Trump announces “mission aborted” in Syria – Paul Salem

In a speech on Thursday, President Donald Trump reversed his administration’s policy on Syria, declaring “we’re coming out of Syria very soon. Let the other people take care of it now.”

The administration’s policy, until yesterday, had been enunciated by Secretary of State Rex Tillerson in mid-January, and had been premised on an open-ended military presence in northeastern Syria with the multiple aims of maintaining the fight against ISIS and al-Qaeda, pushing back Iranian influence, leveraging for a political solution in Syria, and helping create conditions for the return of refugees.

The policy reversal will come as great news for ISIS and al-Qaeda, as well as for the Assad regime, Hezbollah, Tehran and Moscow; and terrible news for America’s allies in the region, as well as the Kurdish-Arab forces that fought ISIS with American backing.

Trump had criticized President Barack Obama for withdrawing too soon from Iraq and allowing the surge of ISIS; but Trump risks doing exactly the same in Syria, where neither ISIS nor al-Qaeda have been defeated. Trump’s reversal also runs directly counter to the policy orientation of his two new foreign policy picks, Mike Pompeo and John Bolton. Both prioritize a strong pushback against Iran. But Trump’s announcement eliminates a key leverage point against Iran, and cedes Syria to “the other people” that will “take care of it now.”

Trump’s about-face in Syria also puts the U.S. presence in Iraq under pressure. Iran doesn’t want a lasting U.S. presence there, and now has more incentive to test the president’s resolve.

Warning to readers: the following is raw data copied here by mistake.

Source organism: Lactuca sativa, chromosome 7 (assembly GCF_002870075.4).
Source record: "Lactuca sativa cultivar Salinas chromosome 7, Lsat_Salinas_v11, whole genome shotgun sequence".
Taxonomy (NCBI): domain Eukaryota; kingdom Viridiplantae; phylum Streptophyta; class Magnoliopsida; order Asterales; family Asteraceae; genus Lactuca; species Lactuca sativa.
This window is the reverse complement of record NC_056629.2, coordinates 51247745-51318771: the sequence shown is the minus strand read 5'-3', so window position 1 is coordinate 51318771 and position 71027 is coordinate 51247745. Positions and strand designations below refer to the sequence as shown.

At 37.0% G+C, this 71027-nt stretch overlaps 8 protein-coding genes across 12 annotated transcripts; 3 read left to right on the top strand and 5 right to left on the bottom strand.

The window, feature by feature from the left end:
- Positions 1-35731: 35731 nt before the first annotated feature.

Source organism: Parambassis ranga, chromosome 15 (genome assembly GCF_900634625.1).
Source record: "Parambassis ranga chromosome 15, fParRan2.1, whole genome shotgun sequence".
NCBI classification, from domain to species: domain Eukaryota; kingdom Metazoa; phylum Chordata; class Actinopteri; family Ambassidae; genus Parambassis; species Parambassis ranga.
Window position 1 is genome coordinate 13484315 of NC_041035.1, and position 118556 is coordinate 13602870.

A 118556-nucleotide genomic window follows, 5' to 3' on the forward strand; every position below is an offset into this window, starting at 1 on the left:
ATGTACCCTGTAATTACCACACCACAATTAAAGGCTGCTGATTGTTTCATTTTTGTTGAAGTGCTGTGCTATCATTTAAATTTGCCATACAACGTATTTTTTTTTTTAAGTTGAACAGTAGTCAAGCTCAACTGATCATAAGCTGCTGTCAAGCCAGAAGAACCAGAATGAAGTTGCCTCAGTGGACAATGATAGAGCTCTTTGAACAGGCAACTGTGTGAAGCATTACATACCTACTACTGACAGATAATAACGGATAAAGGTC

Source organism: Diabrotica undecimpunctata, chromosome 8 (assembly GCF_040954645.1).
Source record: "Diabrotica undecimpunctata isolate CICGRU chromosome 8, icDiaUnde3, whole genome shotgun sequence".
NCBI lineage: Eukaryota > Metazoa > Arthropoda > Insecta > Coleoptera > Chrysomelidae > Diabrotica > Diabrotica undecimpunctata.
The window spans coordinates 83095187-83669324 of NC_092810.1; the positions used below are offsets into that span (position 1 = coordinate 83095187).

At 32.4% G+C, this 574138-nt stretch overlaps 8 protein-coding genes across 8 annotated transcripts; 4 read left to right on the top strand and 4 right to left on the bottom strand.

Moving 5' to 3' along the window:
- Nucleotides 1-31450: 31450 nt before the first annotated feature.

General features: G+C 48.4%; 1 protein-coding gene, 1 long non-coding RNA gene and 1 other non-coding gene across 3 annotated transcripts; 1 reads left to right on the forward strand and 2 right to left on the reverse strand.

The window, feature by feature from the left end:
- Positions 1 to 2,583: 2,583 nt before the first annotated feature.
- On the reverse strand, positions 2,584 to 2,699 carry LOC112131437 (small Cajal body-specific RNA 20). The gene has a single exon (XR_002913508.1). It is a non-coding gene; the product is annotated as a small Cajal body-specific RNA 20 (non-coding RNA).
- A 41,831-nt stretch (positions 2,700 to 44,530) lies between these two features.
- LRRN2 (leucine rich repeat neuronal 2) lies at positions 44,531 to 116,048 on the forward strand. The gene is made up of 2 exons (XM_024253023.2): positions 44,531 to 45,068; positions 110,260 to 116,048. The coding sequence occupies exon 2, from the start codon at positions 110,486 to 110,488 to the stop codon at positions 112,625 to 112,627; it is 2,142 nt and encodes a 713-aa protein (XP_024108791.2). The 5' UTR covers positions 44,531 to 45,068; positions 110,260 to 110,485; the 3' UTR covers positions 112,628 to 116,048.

Bomb attack may threaten entire U.S. Syria mission – Charles Lister

According to the U.S. Department of Defense, two counter-ISIS coalition servicemen, including an American, were killed and five others wounded in an improvised explosive device attack overnight in Syria. Although the DOD withheld the location of the attack, the announcement coincided with reports of a bombing in Manbij, a town in northern Syria held by the U.S. and its Kurdish-led partners, the Syrian Democratic Forces (SDF).

Manbij is currently at the center of a bitter dispute with Turkey, which opposes the presence of Kurdish forces and has repeatedly threatened to recapture the town by force. Turkish-backed opposition forces have also been accused of several recent assassinations and attempted assassinations targeting prominent figures involved in mediating between Arabs and Kurds in Syria’s north. Intensive negotiations are due to resume today between senior American and Turkish officials to resolve extant issues in northern Syria, including the fate of Manbij.

The list of possible perpetrators is long. For some, Turkish-linked actors would seem most likely, though such an escalation could as easily backfire as bring U.S. concessions. As the prospect of handing over the city to government forces has entered public discussion in Manbij, tensions have heightened between pro- and anti-regime clans. It is quite feasible that pro-regime or Iranian operatives could have sought to undermine U.S. confidence in the area and encourage an evacuation. Moreover, ISIS sleeper cells have long been suspected of operating in the surrounding area, and sowing or furthering division is classic ISIS strategy.

Regardless of who was responsible, a line has now been crossed and a precedent set—American troops in Syria are now a viable target for any number of hostile actors. The timing is also terrible, coming shortly after President Donald Trump’s declaration that the U.S. would soon be leaving Syria. The death of U.S. troops would encourage the president to accelerate a withdrawal timeline, which would put a fast and complete end to his administration’s 10-week-old Syria strategy. That would be music to the ears of any number of actors: from Turkey, Russia, Iran and the Assad regime, to al-Qaeda, ISIS and more.

Photo by: DELIL SOULEIMAN/AFP/Getty Images

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